100Hz
1.0KHz
10KHz
100KHz
1.0MHz
DB(V(vo)/V(VA))
-100
-50
0
50
(100.000K,-45.867)
©Copyright Ned Mohan 2008
37
Transistor and diode forming a switching power-pole
in a Buck converter
Figure 1-24 Transistor and diode forming a switching power-pole in a Buck converter.
(b)
(c)
(a)
in
V

+
L
i
L
i
L
i
1
A
q=0
A
q=
+

o
V
+

o
V
+

o
V
in
V

+
in
V

+
(b)
(c)
(c)
(a)
in
V

+
L
i
L
i
L
i
1
A
q=0
A
q=
+

o
V
+

o
V
+

o
V
in
V

+
in
V

+
©Copyright Ned Mohan 2008
38
Hardware Lab: ver
y
low-cost
Switching Power-Pole Board
Magnetics Plug-In Board
Feedback Control Plug-In Board
Experiments:
-
Buck, Boost, Buck-Boost
-
Feedback Control: Voltage-
Mode, Peak-Current-Mode
-
Flyback, Forward
USERS MANUAL
www.ece.umn.edu/groups/power
©Copyright Ned Mohan 2008
39
RECENT AND POTENTIAL ADVANCEMENTS
•Devices that can handle voltages in kVsand currents in kAs
•ASICs
•DSPs
•Micro-controllers
•FPGA
•Integrated and intelligent power modules
•Packaging
•SiC-based solid-state devices
•High energy density capacitors
©Copyright Ned Mohan 2008
40
CONCEPT OF PEBB
It has numerous benefits such as technology insertion and upgrade via
standard interfaces, reduced maintenance via plug and play modules,
reduced cost via increased product development efficiency, reduced time to
market, reduced commissioning cost, reduced design and development risk,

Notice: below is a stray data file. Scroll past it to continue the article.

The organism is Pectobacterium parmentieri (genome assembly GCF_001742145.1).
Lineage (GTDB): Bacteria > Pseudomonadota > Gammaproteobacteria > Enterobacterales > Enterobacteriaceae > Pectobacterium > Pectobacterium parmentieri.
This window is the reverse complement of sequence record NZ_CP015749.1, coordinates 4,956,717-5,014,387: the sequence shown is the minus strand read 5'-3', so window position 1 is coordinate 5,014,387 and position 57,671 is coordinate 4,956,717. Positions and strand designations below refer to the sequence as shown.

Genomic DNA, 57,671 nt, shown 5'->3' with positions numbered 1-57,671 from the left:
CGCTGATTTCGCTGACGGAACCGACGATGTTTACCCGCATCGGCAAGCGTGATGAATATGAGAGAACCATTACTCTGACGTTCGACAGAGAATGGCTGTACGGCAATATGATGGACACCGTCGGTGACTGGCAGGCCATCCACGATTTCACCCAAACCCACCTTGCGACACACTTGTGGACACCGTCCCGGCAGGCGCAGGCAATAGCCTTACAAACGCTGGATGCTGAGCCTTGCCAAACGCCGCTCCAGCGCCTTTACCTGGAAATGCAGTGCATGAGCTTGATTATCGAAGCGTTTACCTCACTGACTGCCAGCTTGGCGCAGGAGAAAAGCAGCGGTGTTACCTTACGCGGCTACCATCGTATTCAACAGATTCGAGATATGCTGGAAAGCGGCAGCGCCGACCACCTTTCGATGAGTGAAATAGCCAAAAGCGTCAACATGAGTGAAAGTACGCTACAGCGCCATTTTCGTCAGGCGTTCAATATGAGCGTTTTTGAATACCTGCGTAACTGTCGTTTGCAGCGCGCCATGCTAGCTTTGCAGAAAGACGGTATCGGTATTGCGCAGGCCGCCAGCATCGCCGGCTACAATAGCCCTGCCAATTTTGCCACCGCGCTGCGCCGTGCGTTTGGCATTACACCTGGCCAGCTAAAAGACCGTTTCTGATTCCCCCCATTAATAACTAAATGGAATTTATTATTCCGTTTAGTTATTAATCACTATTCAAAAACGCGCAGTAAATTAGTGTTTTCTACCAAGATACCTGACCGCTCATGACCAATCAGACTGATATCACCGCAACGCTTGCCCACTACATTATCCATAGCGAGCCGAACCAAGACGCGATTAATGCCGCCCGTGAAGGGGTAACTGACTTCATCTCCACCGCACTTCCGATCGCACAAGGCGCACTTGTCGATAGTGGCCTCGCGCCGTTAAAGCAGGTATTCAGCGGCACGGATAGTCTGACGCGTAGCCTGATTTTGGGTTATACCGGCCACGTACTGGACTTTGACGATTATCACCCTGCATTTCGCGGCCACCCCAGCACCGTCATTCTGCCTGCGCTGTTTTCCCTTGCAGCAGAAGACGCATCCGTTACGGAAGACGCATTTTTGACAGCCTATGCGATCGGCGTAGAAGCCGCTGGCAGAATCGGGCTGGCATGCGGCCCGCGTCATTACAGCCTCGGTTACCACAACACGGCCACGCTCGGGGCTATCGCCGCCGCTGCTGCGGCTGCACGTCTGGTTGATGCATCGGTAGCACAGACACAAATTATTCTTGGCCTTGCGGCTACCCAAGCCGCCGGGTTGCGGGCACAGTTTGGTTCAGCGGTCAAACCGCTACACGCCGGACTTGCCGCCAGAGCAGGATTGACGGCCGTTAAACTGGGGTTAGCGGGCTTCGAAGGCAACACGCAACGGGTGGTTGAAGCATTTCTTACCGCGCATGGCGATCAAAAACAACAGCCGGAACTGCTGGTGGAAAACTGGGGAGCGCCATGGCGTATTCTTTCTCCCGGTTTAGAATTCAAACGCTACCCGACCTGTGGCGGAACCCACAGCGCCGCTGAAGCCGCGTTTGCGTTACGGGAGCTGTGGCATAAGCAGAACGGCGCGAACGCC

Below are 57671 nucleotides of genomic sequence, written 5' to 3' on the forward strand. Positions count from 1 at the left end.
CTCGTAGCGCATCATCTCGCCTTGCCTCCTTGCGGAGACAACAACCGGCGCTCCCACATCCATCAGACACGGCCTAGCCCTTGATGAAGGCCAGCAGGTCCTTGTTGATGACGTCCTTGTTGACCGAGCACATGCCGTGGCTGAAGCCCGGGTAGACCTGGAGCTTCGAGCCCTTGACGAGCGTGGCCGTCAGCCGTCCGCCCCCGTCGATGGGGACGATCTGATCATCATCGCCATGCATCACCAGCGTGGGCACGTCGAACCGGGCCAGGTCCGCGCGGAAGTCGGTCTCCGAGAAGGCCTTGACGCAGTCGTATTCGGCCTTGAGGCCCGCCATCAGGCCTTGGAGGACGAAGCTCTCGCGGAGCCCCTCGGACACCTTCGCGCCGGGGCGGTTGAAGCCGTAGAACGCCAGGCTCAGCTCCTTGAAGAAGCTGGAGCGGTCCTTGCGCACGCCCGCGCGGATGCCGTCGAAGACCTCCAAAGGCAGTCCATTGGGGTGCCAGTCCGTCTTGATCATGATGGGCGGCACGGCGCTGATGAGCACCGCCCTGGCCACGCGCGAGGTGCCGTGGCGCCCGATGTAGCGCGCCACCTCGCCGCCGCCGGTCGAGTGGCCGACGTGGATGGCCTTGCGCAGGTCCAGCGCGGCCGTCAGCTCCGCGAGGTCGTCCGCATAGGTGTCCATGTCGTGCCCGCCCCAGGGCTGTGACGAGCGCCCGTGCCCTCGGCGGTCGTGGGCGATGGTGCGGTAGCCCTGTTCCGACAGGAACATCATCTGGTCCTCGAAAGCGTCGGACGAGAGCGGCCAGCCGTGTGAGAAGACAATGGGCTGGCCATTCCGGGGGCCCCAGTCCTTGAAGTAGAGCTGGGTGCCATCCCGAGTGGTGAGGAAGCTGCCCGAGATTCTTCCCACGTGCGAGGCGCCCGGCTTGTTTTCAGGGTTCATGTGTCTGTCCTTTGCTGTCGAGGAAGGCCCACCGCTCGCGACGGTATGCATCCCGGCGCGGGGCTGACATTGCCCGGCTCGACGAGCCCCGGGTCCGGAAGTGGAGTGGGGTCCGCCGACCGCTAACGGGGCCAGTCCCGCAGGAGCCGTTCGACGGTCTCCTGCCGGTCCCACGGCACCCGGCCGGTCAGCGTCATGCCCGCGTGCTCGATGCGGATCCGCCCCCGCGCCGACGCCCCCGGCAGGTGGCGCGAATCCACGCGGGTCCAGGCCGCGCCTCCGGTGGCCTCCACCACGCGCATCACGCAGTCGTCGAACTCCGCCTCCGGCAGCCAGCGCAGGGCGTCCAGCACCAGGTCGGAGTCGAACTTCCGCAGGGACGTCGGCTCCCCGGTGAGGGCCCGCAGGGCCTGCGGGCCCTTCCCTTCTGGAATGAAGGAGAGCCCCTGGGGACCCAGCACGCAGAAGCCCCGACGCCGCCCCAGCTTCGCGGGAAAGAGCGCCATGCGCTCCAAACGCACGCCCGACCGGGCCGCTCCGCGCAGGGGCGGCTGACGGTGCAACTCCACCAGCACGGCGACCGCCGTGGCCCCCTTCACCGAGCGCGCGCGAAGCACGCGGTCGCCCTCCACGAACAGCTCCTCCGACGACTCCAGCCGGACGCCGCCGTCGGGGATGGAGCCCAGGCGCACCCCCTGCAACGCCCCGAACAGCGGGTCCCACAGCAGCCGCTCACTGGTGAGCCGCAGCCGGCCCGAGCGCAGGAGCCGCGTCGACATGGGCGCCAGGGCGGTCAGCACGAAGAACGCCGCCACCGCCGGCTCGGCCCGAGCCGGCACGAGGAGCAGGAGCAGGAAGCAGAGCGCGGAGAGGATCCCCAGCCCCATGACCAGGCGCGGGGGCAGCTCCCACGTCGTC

and increased competition in critical technologies [14].
Power Electronics Building Block (PEBB) [15] is a broad concept that
incorporates the progressive integration of power devices, gate drives,
and other components into building blocks, with clearly defined
functionality that provides interface capabilities able to servemultiple
applications. This building block approach results in reduced cost,
losses, weight, size, and engineering effort for the applicationand
maintenance of power electronics systems. Based on the functional
specifications of PEBB and the performance requirements of the
intended applications, the PEBB designer addresses the details of
device stresses, stray inductances, switching speed, losses, thermal
management, protection, measurements of required variables, control
interfaces, and potential integration issues at all levels.
©Copyright Ned Mohan 2008
41
Summary

Power Electronics an Enabling
Technology

Applications

Need for High Efficiency and High Power
Density

Structure of Power Electronic Converters

Switching Power-Pole as the Building
Block

Potential for Advancements